National Park Service

South Florida/Caribbean I&M Network (SFCN)

Sawfish Monitoring

Tagged Sawfish (Pristis pectinata) in Everglades National Park- Photo credit- Tonya Wiley.
Tagged Sawfish (Pristis pectinata) in Everglades National Park- Photo credit- Tonya Wiley.

Protocol

The SFCN sawfish monitoring protocol is deferred due to insufficient funding.

Resource Briefs, Reports, and Data

There are currently no additional SFCN resource briefs, reports, or data concerning this monitoring topic.

Links

Importance/Issues

Small-toothed sawfish (Pristis pectinata) is a federally listed endangered species found in EVER and BISC, typically near and in estuaries, bays, and inlets utilizing seagrass, mud/sand bottom, oyster bars, reefs, and mangroves. This long-lived and large species (record is 18 ft. long) was formerly a fishery before stocks dwindled. Its saw makes it susceptible to entanglement in nets and lines. Little is known about this species, but, like other rays and sharks, it has limited reproductive potential.

Monitoring Objectives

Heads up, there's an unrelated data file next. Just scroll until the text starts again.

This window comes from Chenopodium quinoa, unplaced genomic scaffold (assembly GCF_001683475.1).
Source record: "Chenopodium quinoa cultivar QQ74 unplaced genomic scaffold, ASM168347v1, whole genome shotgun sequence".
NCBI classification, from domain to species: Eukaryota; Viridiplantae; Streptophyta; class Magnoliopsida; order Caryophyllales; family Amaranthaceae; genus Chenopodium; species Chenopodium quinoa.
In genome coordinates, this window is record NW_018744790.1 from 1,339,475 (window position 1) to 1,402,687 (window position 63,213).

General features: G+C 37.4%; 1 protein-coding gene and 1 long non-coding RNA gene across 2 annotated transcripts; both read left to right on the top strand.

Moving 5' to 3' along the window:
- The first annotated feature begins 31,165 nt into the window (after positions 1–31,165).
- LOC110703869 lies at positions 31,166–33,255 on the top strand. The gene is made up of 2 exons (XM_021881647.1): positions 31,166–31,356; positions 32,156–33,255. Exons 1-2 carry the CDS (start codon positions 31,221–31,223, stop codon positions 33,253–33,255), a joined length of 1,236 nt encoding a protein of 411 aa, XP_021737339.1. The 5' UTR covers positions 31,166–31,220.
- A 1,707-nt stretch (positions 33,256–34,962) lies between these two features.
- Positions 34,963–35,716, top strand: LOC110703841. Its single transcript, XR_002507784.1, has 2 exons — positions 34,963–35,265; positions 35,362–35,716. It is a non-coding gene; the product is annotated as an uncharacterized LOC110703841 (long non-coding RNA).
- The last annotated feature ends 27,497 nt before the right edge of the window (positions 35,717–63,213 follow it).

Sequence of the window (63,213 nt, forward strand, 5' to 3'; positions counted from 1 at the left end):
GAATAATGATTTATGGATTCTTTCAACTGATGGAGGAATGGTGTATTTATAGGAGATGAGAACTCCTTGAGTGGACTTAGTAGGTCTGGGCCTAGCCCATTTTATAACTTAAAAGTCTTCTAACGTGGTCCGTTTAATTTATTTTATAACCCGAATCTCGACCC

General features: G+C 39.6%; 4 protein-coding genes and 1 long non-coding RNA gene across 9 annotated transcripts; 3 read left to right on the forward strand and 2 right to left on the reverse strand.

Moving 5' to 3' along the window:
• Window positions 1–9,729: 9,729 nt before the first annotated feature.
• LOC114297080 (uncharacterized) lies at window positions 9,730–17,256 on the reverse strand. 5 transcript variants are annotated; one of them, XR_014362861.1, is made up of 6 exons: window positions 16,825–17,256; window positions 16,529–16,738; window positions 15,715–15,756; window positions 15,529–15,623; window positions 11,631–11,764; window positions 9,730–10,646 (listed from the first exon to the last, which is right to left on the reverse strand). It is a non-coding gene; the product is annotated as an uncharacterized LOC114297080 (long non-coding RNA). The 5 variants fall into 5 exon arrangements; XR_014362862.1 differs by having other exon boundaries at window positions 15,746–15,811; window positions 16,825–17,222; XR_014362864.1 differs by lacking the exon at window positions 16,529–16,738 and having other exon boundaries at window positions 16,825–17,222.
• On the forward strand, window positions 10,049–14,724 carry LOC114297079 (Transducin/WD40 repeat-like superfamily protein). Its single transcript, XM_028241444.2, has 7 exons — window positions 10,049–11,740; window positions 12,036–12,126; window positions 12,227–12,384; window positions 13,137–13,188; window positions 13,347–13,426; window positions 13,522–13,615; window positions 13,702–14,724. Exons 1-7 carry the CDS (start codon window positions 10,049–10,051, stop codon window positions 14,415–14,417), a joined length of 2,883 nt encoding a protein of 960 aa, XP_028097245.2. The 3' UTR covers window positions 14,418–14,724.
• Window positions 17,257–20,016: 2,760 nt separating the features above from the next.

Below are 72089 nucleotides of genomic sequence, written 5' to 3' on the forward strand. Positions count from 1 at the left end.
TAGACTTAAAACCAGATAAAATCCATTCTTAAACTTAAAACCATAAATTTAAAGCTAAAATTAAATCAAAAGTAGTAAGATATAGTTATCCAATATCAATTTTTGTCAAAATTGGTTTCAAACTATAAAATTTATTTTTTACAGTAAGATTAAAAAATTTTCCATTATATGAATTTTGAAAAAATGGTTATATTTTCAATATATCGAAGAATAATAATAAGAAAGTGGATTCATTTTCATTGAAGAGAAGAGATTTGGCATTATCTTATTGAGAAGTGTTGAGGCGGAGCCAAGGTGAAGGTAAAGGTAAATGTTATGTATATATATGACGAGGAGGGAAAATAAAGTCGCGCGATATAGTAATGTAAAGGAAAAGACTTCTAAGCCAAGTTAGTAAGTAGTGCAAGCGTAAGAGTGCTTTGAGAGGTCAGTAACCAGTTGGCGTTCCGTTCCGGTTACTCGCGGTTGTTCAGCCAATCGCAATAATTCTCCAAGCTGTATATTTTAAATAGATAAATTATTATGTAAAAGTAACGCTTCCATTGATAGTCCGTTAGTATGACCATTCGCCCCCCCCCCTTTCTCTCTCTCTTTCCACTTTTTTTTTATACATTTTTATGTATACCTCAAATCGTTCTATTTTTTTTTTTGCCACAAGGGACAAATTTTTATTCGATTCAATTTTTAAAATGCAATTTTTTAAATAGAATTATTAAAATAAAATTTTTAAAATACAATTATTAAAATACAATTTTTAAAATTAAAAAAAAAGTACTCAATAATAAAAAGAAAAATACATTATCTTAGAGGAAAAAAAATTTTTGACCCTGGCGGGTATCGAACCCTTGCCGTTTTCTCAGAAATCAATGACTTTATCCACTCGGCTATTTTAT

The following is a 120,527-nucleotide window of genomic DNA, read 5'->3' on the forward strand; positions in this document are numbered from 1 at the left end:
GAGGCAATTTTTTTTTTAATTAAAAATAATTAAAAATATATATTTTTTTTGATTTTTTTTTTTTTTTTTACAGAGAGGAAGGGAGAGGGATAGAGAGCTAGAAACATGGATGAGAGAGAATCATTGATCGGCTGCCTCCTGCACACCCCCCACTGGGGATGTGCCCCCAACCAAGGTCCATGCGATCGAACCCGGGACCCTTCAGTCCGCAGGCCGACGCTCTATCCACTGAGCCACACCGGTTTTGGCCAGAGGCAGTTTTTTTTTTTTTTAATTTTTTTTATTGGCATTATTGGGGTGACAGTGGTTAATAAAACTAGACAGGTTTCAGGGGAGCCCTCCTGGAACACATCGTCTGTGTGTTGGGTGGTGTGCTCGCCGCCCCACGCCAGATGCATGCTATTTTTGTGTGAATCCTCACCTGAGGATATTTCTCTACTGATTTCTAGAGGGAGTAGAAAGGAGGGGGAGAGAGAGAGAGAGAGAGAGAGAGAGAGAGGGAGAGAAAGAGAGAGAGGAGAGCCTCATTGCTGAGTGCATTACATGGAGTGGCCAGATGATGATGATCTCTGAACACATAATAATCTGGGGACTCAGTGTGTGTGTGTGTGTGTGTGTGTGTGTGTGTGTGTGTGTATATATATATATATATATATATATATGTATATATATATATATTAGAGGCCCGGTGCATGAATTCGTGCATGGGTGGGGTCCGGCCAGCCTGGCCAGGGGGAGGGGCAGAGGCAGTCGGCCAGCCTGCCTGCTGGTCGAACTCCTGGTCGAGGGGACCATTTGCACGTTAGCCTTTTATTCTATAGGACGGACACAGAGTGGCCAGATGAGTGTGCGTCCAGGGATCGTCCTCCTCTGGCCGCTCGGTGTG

What are the status and trends in distribution, relative abundance, number of active nursery areas, and demographics (sex ratios, adult/juvenile ratios)

Approach

At this time there is no targeted small-toothed sawfish population monitoring program that SFCN is aware of, although MOTE Marine Laboratory conducted an extensive research project. However there is a Sawfish Encounter Reporting program maintained by the Florida Museum of Natural History. This program is used to track locations of sightings and consequently estimate the current distribution of the small-toothed sawfish compared with historical encounter data.

Monitoring by SFCN is deferred due to insufficient funding.

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Last Updated: March 27, 2017 Contact Webmaster